The first time I was in Singapore 19 years ago, I quickly became fanatical about two local foods. The first, chili crab, served with fried mantou (Chinese wheat buns) to sop up the sauce. As for the second ….
Kaya jam, or more formally, serikaya.
Kaya jam counts as its main ingredients coconut milk, eggs, sugar, and pandan, a tropical plant with a uniquely sweet flavor likely originating from the Mascarene Islands (near Madagascar). Pandan, sometimes known as the screw pine, is also used to add color to ice cream, as well as in cakes and other regional Southeast Asian pastries.
The color of kaya can be more green (as in the jar above) or more brown, depending on how much pandan is used. Too easy? Try one with saffron.
There are some theories as to how kaya jam came to be. Two involve Portuguese traders in the 16th century, who introduced two desserts to present-day Singapore/Malaysia. The first, doce de ovos, is a mushy mix of water, egg yolks, and sugar. Then again, it could have been influenced by sericaia, something like a flan, made with eggs, milk, sugar, and cinnamon.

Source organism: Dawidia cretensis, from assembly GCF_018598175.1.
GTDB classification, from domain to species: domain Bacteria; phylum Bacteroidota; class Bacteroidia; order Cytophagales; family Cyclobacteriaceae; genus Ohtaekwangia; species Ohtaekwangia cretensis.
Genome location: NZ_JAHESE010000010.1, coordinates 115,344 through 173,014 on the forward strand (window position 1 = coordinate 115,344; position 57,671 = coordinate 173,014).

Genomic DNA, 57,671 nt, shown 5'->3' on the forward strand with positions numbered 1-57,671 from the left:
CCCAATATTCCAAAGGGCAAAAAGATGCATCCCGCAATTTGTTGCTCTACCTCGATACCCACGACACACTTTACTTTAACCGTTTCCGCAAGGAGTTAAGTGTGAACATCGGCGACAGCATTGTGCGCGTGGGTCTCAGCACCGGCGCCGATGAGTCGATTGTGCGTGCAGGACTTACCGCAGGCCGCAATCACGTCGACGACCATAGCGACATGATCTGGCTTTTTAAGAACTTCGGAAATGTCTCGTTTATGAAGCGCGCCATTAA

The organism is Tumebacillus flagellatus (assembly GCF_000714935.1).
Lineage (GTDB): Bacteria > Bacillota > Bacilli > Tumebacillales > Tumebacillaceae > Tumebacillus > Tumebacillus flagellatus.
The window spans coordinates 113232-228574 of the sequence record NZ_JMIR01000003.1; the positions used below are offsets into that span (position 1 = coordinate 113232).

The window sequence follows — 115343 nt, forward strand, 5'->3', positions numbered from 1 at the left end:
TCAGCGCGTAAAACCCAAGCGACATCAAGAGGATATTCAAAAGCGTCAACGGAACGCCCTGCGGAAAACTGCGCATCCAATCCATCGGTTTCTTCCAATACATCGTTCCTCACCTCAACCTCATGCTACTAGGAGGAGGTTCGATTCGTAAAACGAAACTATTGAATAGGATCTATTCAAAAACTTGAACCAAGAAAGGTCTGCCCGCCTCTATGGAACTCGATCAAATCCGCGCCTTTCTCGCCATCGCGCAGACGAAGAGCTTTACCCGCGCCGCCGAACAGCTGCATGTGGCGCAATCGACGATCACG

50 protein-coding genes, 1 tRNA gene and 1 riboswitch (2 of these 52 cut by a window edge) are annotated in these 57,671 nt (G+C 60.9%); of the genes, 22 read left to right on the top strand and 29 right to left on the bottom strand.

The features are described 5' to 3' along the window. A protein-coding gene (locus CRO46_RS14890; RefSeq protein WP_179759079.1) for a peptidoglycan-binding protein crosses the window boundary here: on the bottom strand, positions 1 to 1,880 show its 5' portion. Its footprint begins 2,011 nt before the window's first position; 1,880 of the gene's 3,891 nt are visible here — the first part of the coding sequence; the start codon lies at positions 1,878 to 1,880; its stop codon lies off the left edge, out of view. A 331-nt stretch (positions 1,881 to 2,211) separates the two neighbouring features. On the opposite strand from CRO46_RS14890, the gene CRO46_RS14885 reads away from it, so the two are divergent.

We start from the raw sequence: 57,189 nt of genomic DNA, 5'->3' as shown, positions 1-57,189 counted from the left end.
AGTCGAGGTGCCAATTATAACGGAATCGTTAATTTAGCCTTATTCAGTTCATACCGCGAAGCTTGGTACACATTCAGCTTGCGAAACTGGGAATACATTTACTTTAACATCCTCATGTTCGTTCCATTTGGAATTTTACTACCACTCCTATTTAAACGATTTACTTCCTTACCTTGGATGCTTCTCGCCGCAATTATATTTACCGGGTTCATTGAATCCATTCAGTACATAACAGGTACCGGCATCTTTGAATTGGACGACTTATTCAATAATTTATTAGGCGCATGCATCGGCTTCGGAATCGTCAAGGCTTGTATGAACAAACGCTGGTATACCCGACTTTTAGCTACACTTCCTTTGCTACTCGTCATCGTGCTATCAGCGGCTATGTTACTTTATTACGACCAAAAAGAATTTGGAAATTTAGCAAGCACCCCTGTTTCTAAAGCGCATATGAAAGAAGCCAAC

Perhaps it was Hainanese merchants who worked aboard British ships as cooks, adapting Western preserves and jams into something more adapted to the Singaporean palate.
No matter where it came from, the most common method for enjoying kaya jam is to spread it on grilled toast. With butter.
What’s that…coconut and butter? Well, just take a look:
Singapore makes it easy for you. There’s no need to spare a moment to search the city-state for this artery-clogging delight. As soon as you arrive at Changi Airport, make a beeline for any ol’ food court, where the fun awaits.
Oh, and in case you think the kaya toast counters might dash your dreams and run out of butter:
If you have tried kaya jam before, how have you enjoyed it? Virtual high-fives to all of those folks who eat it right out of the jar.